Imagine thinking that broken windows are a gateway crime, or that just seeing broken windows or someone urinating on the street would inspire you to indulge in criminal activity. In the 80s and 90s, the so-called “broken windows theory” became a fixture in the minds of the mayor and police force of New York City, and led to huge increases in police repression, as well as a concerted effort to harshly prosecute vandalism and other “quality of life crimes.” By latching on to that way of thinking, the mayor and the cops turned Manhattan, and NYC more broadly into a tourist-friendly police state, and it wasn’t long before the forces of gentrification were set in motion to make the wealthy more wealthy, and strengthen their grip on the development of the city.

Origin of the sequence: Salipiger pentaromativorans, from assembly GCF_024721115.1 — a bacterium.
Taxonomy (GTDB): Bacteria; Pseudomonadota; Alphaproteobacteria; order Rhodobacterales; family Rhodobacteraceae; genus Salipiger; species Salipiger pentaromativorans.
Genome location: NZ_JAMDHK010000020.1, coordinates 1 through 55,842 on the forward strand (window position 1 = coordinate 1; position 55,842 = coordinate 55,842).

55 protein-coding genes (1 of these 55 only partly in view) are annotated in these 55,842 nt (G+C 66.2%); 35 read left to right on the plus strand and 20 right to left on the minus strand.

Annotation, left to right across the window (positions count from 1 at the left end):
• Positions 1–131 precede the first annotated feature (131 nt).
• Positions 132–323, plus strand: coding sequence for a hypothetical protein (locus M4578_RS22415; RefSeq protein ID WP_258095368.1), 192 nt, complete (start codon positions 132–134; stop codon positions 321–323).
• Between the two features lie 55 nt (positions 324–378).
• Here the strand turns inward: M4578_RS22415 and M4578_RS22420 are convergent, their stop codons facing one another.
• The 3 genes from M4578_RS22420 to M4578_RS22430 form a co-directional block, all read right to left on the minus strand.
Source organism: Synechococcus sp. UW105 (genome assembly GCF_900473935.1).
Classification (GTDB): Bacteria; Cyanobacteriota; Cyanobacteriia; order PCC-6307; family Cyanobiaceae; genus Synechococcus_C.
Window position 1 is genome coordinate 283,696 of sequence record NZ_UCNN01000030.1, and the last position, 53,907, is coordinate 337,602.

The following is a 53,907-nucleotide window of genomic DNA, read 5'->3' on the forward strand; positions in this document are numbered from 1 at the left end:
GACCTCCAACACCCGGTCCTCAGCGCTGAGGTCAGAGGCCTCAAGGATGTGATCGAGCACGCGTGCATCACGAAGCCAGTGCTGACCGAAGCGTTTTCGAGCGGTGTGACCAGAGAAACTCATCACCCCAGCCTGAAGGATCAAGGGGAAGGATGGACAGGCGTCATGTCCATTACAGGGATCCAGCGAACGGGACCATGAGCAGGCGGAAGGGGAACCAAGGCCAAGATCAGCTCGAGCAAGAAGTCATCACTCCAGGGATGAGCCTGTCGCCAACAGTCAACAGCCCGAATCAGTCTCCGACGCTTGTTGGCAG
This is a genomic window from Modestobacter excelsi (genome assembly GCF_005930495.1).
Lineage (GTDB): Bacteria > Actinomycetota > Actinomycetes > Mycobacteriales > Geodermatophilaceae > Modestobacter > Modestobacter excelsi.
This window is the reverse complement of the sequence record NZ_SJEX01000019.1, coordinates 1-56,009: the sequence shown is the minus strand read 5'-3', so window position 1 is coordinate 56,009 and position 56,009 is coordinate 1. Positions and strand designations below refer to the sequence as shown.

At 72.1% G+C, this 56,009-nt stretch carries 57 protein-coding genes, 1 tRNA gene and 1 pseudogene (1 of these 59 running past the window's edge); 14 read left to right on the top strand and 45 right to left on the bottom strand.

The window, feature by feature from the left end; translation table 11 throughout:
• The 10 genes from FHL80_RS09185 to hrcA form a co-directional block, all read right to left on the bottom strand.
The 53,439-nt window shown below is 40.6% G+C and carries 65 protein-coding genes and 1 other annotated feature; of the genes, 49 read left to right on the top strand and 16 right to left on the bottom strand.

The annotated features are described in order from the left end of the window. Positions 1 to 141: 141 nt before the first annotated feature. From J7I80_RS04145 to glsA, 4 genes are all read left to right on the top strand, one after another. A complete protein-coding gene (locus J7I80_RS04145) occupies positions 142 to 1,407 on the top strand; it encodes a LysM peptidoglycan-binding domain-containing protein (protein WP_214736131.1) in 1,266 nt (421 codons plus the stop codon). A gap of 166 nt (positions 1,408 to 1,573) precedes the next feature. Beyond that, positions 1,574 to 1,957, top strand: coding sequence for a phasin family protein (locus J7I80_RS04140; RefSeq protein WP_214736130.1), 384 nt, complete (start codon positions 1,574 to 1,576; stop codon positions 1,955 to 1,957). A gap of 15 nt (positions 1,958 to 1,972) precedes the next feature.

At pretty much any given moment, a window might be all that stands between our own personal living or working space and the outside world. To have that barrier broken feels like a violation, but does that mean that every broken window is a harbinger of something even worse? If a broken window symbolizes impending social disorder, what does a neighbourhood full of cops on patrol symbolize?

On December 13, 2019, I had the majority of the music gear I use for my live shows stolen, and the thieves entered the building by breaking a window. This album is a banishment of the resulting negative thoughts, and a reminder to myself that breaking glass is one of my favourite sounds. After the theft, one of the only pieces of gear I had left was an MPC live, which I used to make a lot of this album.